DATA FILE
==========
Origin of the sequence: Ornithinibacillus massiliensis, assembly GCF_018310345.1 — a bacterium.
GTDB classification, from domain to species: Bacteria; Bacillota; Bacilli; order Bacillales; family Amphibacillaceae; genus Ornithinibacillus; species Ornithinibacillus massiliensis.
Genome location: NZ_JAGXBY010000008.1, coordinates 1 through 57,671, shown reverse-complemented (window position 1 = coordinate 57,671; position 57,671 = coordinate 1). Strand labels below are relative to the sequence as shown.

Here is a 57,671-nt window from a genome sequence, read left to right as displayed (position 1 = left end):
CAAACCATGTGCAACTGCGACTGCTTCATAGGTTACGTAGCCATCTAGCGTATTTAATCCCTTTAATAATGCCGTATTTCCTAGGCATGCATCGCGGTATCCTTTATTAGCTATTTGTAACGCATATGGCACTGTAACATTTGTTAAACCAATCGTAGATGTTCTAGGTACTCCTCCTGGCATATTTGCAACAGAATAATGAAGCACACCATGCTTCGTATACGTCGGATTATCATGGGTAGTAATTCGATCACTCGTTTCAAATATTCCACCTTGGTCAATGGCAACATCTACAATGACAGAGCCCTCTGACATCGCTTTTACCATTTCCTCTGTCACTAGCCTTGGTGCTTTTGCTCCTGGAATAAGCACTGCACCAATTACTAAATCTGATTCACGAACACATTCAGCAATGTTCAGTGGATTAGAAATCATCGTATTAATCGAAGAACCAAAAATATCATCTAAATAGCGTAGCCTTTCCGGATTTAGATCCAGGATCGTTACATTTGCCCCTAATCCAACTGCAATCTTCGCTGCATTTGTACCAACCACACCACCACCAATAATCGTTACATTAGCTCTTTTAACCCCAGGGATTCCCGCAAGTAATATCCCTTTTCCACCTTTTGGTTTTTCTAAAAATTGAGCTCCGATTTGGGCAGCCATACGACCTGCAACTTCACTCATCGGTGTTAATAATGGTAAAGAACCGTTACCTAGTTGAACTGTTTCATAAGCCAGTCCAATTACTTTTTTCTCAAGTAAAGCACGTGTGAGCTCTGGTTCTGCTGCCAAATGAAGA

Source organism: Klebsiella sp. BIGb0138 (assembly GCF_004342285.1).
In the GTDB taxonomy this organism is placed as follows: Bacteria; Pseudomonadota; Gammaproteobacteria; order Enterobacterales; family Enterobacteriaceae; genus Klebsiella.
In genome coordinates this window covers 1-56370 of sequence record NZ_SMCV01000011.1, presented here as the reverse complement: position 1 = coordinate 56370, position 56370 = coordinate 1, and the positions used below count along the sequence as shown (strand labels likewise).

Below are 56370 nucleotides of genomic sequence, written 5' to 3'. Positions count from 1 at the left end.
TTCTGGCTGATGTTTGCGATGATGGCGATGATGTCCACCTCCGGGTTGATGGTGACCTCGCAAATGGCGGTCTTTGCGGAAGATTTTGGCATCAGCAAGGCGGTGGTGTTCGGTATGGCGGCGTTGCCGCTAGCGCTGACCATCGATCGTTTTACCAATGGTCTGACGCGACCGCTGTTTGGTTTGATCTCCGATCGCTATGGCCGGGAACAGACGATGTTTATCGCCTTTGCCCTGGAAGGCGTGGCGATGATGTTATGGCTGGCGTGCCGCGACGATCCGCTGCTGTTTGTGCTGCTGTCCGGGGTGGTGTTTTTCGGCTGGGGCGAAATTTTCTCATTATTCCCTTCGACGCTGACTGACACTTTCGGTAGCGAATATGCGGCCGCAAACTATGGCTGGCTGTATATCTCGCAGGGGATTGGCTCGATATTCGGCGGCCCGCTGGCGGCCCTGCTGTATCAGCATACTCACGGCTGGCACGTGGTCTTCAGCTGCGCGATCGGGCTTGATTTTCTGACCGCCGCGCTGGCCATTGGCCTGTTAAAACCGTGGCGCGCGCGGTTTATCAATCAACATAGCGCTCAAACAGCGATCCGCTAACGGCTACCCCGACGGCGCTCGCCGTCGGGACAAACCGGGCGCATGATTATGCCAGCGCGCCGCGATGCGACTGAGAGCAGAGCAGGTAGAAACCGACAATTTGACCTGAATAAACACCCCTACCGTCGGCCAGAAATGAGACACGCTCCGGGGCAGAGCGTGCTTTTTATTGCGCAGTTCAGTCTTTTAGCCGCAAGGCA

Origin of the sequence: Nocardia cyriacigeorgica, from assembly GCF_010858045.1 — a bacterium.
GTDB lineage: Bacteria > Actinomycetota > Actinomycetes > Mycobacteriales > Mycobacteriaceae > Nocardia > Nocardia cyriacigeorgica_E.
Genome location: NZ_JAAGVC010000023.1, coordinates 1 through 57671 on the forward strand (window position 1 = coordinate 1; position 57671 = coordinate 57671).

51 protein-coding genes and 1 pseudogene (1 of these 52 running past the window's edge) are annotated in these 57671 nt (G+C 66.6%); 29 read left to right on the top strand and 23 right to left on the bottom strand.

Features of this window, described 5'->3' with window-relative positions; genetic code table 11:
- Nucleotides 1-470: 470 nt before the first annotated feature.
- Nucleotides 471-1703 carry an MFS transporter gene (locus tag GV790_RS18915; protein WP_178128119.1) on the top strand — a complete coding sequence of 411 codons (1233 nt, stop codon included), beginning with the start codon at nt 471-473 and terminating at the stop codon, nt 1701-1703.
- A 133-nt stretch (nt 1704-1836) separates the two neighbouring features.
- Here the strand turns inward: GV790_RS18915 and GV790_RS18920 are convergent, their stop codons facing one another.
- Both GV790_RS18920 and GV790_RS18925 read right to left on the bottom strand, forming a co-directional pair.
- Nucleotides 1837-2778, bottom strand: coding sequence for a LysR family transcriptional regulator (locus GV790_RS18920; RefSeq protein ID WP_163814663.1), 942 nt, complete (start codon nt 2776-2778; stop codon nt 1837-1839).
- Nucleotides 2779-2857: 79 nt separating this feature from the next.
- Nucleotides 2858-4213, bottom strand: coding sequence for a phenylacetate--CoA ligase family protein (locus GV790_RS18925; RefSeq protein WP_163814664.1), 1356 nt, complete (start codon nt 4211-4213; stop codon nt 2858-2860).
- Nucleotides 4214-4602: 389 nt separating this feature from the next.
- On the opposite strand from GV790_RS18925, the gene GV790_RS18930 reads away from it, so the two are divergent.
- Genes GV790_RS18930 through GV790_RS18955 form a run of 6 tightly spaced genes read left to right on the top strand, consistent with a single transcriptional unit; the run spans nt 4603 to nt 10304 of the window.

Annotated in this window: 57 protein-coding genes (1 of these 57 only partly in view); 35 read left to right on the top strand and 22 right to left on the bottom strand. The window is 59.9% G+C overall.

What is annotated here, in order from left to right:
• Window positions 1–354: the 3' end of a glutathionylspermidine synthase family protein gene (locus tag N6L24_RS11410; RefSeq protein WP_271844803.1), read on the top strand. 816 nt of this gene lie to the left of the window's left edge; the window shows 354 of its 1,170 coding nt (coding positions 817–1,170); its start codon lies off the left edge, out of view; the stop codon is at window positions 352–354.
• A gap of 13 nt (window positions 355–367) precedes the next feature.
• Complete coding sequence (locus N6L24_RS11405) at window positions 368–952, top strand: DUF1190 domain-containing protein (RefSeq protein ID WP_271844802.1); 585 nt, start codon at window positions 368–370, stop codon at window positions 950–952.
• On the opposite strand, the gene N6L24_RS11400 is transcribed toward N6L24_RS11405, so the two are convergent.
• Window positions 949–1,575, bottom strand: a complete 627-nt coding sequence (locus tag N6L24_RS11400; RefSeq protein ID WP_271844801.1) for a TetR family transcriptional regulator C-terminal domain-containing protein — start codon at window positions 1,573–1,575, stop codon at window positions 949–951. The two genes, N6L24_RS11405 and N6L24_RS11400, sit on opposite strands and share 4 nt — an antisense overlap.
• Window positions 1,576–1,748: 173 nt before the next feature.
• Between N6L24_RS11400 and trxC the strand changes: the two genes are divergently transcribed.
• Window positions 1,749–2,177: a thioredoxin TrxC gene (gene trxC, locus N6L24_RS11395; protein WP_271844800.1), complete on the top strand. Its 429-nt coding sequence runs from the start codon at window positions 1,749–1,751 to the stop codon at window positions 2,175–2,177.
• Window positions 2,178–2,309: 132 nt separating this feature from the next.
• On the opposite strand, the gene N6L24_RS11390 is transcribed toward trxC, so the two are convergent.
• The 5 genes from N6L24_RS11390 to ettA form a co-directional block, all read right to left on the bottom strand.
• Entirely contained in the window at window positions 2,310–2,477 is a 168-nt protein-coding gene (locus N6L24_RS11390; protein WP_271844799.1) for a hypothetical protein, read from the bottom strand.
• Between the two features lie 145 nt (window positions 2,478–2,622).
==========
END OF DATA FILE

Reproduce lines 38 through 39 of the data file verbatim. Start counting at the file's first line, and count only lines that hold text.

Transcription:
• On the opposite strand, the gene N6L24_RS11390 is transcribed toward trxC, so the two are convergent.
• The 5 genes from N6L24_RS11390 to ettA form a co-directional block, all read right to left on the bottom strand.